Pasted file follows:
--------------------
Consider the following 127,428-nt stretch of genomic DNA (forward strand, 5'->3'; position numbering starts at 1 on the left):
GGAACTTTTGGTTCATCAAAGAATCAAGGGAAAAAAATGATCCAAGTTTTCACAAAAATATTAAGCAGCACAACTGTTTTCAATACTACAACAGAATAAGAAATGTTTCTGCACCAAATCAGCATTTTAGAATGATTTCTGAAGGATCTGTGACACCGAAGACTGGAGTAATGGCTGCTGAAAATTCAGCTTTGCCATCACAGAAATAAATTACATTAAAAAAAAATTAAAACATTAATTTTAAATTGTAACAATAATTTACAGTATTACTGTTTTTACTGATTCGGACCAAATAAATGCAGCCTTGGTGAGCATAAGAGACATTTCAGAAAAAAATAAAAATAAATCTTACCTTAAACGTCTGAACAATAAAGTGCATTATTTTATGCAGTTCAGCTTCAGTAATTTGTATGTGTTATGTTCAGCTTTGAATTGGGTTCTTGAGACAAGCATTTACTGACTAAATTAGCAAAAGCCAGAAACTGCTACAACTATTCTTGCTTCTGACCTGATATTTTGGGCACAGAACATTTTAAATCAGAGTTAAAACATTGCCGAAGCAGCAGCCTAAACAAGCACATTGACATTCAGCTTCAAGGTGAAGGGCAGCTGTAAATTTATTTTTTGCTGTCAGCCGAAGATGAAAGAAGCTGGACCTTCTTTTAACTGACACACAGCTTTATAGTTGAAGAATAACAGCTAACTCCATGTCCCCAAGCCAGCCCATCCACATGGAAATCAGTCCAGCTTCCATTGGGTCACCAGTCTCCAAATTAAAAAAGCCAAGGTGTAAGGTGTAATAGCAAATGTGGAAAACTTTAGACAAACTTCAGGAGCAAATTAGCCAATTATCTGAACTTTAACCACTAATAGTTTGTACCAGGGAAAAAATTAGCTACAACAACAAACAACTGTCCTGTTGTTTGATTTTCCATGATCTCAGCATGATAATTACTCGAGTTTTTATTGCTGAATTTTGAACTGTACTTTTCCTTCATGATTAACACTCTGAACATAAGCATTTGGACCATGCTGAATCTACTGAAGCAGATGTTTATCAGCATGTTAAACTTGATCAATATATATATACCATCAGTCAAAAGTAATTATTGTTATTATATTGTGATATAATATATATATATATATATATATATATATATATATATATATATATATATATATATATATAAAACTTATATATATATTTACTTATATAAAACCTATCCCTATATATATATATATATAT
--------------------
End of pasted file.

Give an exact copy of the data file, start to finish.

Consider the following 127,428-nt stretch of genomic DNA (forward strand, 5'->3'; position numbering starts at 1 on the left):
GGAACTTTTGGTTCATCAAAGAATCAAGGGAAAAAAATGATCCAAGTTTTCACAAAAATATTAAGCAGCACAACTGTTTTCAATACTACAACAGAATAAGAAATGTTTCTGCACCAAATCAGCATTTTAGAATGATTTCTGAAGGATCTGTGACACCGAAGACTGGAGTAATGGCTGCTGAAAATTCAGCTTTGCCATCACAGAAATAAATTACATTAAAAAAAAATTAAAACATTAATTTTAAATTGTAACAATAATTTACAGTATTACTGTTTTTACTGATTCGGACCAAATAAATGCAGCCTTGGTGAGCATAAGAGACATTTCAGAAAAAAATAAAAATAAATCTTACCTTAAACGTCTGAACAATAAAGTGCATTATTTTATGCAGTTCAGCTTCAGTAATTTGTATGTGTTATGTTCAGCTTTGAATTGGGTTCTTGAGACAAGCATTTACTGACTAAATTAGCAAAAGCCAGAAACTGCTACAACTATTCTTGCTTCTGACCTGATATTTTGGGCACAGAACATTTTAAATCAGAGTTAAAACATTGCCGAAGCAGCAGCCTAAACAAGCACATTGACATTCAGCTTCAAGGTGAAGGGCAGCTGTAAATTTATTTTTTGCTGTCAGCCGAAGATGAAAGAAGCTGGACCTTCTTTTAACTGACACACAGCTTTATAGTTGAAGAATAACAGCTAACTCCATGTCCCCAAGCCAGCCCATCCACATGGAAATCAGTCCAGCTTCCATTGGGTCACCAGTCTCCAAATTAAAAAAGCCAAGGTGTAAGGTGTAATAGCAAATGTGGAAAACTTTAGACAAACTTCAGGAGCAAATTAGCCAATTATCTGAACTTTAACCACTAATAGTTTGTACCAGGGAAAAAATTAGCTACAACAACAAACAACTGTCCTGTTGTTTGATTTTCCATGATCTCAGCATGATAATTACTCGAGTTTTTATTGCTGAATTTTGAACTGTACTTTTCCTTCATGATTAACACTCTGAACATAAGCATTTGGACCATGCTGAATCTACTGAAGCAGATGTTTATCAGCATGTTAAACTTGATCAATATATATATACCATCAGTCAAAAGTAATTATTGTTATTATATTGTGATATAATATATATATATATATATATATATATATATATATATATATATATATATATATATATATAAAACTTATATATATATTTACTTATATAAAACCTATCCCTATATATATATATATATAT